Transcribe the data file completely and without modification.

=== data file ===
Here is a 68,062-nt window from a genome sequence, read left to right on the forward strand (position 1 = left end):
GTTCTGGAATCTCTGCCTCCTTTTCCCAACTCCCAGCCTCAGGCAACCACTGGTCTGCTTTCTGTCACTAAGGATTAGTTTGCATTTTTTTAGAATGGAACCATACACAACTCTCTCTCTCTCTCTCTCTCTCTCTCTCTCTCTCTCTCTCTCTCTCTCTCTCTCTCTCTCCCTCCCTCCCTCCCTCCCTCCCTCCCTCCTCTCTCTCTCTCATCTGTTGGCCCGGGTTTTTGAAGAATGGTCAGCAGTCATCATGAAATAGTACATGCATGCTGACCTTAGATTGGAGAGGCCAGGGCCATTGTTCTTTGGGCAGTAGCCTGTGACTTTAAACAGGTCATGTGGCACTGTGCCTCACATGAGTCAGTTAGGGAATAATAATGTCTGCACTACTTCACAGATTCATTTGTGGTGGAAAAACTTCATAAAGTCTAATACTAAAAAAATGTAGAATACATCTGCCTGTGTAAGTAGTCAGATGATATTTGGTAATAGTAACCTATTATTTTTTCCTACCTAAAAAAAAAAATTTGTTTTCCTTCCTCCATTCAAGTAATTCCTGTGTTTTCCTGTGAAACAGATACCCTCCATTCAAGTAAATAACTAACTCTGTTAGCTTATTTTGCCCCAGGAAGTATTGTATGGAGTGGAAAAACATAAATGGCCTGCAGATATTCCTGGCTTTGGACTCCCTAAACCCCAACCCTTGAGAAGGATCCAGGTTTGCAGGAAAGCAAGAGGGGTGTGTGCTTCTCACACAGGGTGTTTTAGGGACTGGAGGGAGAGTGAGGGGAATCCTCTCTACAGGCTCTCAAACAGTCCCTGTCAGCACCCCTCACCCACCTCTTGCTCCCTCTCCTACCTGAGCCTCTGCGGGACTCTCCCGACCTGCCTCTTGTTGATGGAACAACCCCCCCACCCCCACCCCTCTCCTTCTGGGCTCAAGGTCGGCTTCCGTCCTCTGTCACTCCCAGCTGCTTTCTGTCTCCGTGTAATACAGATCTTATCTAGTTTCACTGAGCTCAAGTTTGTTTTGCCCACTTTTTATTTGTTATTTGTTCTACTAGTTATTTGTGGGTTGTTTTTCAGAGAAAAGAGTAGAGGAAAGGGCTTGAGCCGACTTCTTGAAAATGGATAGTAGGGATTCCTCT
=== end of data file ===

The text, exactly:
Here is a 68,062-nt window from a genome sequence, read left to right on the forward strand (position 1 = left end):
GTTCTGGAATCTCTGCCTCCTTTTCCCAACTCCCAGCCTCAGGCAACCACTGGTCTGCTTTCTGTCACTAAGGATTAGTTTGCATTTTTTTAGAATGGAACCATACACAACTCTCTCTCTCTCTCTCTCTCTCTCTCTCTCTCTCTCTCTCTCTCTCTCTCTCTCTCTCTCCCTCCCTCCCTCCCTCCCTCCCTCCCTCCTCTCTCTCTCTCATCTGTTGGCCCGGGTTTTTGAAGAATGGTCAGCAGTCATCATGAAATAGTACATGCATGCTGACCTTAGATTGGAGAGGCCAGGGCCATTGTTCTTTGGGCAGTAGCCTGTGACTTTAAACAGGTCATGTGGCACTGTGCCTCACATGAGTCAGTTAGGGAATAATAATGTCTGCACTACTTCACAGATTCATTTGTGGTGGAAAAACTTCATAAAGTCTAATACTAAAAAAATGTAGAATACATCTGCCTGTGTAAGTAGTCAGATGATATTTGGTAATAGTAACCTATTATTTTTTCCTACCTAAAAAAAAAAATTTGTTTTCCTTCCTCCATTCAAGTAATTCCTGTGTTTTCCTGTGAAACAGATACCCTCCATTCAAGTAAATAACTAACTCTGTTAGCTTATTTTGCCCCAGGAAGTATTGTATGGAGTGGAAAAACATAAATGGCCTGCAGATATTCCTGGCTTTGGACTCCCTAAACCCCAACCCTTGAGAAGGATCCAGGTTTGCAGGAAAGCAAGAGGGGTGTGTGCTTCTCACACAGGGTGTTTTAGGGACTGGAGGGAGAGTGAGGGGAATCCTCTCTACAGGCTCTCAAACAGTCCCTGTCAGCACCCCTCACCCACCTCTTGCTCCCTCTCCTACCTGAGCCTCTGCGGGACTCTCCCGACCTGCCTCTTGTTGATGGAACAACCCCCCCACCCCCACCCCTCTCCTTCTGGGCTCAAGGTCGGCTTCCGTCCTCTGTCACTCCCAGCTGCTTTCTGTCTCCGTGTAATACAGATCTTATCTAGTTTCACTGAGCTCAAGTTTGTTTTGCCCACTTTTTATTTGTTATTTGTTCTACTAGTTATTTGTGGGTTGTTTTTCAGAGAAAAGAGTAGAGGAAAGGGCTTGAGCCGACTTCTTGAAAATGGATAGTAGGGATTCCTCT